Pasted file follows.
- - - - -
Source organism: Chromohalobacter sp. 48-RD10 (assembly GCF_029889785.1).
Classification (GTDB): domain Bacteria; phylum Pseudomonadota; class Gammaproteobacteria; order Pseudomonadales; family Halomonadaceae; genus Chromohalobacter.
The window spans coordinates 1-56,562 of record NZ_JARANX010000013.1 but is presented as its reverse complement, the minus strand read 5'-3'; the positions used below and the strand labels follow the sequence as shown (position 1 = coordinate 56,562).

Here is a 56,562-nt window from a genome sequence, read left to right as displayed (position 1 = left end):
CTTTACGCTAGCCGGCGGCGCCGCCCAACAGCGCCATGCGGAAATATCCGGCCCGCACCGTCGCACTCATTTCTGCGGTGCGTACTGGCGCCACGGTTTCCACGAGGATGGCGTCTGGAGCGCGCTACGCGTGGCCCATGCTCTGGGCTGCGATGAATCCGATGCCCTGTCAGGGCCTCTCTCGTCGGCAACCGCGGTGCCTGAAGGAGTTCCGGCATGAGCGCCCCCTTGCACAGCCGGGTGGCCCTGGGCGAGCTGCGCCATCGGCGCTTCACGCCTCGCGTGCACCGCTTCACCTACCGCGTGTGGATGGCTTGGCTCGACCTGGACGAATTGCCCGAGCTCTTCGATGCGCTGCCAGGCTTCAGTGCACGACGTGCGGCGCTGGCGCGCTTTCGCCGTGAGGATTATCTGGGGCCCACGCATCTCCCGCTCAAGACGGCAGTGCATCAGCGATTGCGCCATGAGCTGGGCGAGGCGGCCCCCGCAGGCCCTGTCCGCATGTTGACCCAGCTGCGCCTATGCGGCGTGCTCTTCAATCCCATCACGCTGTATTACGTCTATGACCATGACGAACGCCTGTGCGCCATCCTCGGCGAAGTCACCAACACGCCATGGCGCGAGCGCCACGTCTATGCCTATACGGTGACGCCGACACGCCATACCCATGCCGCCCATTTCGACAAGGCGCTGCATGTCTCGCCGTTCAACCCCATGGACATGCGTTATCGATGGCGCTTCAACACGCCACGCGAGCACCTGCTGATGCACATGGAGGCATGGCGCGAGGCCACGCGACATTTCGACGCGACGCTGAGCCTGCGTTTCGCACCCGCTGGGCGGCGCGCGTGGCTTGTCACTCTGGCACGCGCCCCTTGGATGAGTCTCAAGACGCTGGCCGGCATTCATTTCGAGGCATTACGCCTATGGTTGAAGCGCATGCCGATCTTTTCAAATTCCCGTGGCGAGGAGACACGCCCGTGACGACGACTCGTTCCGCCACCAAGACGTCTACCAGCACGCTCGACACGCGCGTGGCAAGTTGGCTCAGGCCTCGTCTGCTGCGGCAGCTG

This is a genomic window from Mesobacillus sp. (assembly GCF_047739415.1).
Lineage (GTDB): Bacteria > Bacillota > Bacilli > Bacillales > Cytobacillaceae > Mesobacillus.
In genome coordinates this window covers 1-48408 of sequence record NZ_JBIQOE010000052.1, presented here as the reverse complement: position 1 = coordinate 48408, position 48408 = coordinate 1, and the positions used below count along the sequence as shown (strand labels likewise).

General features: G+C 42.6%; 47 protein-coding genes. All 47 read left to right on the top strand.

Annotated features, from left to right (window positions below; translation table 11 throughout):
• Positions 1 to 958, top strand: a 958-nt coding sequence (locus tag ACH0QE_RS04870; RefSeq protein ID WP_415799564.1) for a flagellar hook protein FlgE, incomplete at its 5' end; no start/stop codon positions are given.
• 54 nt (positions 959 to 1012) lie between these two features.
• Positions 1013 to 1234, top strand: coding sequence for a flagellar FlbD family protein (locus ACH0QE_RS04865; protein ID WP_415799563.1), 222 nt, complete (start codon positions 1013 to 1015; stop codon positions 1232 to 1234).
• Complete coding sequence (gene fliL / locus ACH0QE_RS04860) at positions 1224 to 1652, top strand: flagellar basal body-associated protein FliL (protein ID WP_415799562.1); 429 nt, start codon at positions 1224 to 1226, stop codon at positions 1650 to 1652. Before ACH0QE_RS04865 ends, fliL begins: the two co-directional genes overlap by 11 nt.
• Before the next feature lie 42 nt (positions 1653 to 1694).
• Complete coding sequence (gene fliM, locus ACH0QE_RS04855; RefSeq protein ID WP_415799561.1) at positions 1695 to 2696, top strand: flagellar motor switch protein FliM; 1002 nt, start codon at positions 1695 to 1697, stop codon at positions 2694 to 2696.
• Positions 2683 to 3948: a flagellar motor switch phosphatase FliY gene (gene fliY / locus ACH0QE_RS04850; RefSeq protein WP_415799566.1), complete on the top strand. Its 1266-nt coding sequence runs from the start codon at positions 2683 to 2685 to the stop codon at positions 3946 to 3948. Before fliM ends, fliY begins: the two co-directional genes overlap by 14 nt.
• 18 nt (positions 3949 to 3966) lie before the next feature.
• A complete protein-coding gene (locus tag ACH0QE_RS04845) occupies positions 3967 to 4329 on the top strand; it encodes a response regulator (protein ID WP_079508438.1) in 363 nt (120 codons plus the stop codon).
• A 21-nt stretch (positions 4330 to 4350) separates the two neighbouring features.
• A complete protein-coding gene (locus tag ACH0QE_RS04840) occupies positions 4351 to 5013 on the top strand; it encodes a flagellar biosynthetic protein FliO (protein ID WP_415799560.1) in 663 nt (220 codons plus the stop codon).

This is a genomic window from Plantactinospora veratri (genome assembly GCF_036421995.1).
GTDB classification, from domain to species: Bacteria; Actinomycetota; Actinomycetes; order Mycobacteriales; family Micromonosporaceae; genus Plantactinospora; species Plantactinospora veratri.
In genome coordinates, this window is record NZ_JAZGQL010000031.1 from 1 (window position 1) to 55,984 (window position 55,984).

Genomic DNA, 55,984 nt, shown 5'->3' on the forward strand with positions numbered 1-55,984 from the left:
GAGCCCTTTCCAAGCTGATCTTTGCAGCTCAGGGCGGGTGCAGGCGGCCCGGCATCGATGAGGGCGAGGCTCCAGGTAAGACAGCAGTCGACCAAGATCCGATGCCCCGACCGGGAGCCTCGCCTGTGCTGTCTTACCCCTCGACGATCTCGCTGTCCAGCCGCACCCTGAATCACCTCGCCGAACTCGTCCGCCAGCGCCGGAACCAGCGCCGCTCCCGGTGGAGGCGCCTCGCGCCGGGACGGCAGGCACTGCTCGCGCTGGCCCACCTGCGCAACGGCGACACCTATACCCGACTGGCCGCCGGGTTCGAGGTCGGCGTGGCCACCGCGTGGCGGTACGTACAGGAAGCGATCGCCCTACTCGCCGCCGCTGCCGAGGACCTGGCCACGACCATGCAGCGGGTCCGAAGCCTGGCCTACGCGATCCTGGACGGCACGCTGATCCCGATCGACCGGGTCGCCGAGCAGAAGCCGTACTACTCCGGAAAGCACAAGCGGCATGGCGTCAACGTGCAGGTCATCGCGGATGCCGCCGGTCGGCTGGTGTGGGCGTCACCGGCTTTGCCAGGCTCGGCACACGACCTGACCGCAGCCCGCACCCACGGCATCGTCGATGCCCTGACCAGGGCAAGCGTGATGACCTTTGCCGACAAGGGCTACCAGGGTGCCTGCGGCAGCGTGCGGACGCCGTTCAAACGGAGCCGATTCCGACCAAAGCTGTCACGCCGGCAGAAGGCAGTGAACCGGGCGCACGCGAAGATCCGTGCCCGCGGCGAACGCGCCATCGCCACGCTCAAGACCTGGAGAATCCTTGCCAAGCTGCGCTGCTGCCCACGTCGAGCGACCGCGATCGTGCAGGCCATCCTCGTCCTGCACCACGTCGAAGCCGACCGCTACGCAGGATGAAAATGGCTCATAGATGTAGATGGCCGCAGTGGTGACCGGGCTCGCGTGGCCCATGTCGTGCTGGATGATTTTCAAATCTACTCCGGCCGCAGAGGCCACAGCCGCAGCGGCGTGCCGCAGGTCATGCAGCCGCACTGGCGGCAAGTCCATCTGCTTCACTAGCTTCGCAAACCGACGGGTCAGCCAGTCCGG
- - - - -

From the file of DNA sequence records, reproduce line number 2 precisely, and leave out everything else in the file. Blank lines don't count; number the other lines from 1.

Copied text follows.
Classification (GTDB): domain Bacteria; phylum Pseudomonadota; class Gammaproteobacteria; order Pseudomonadales; family Halomonadaceae; genus Chromohalobacter.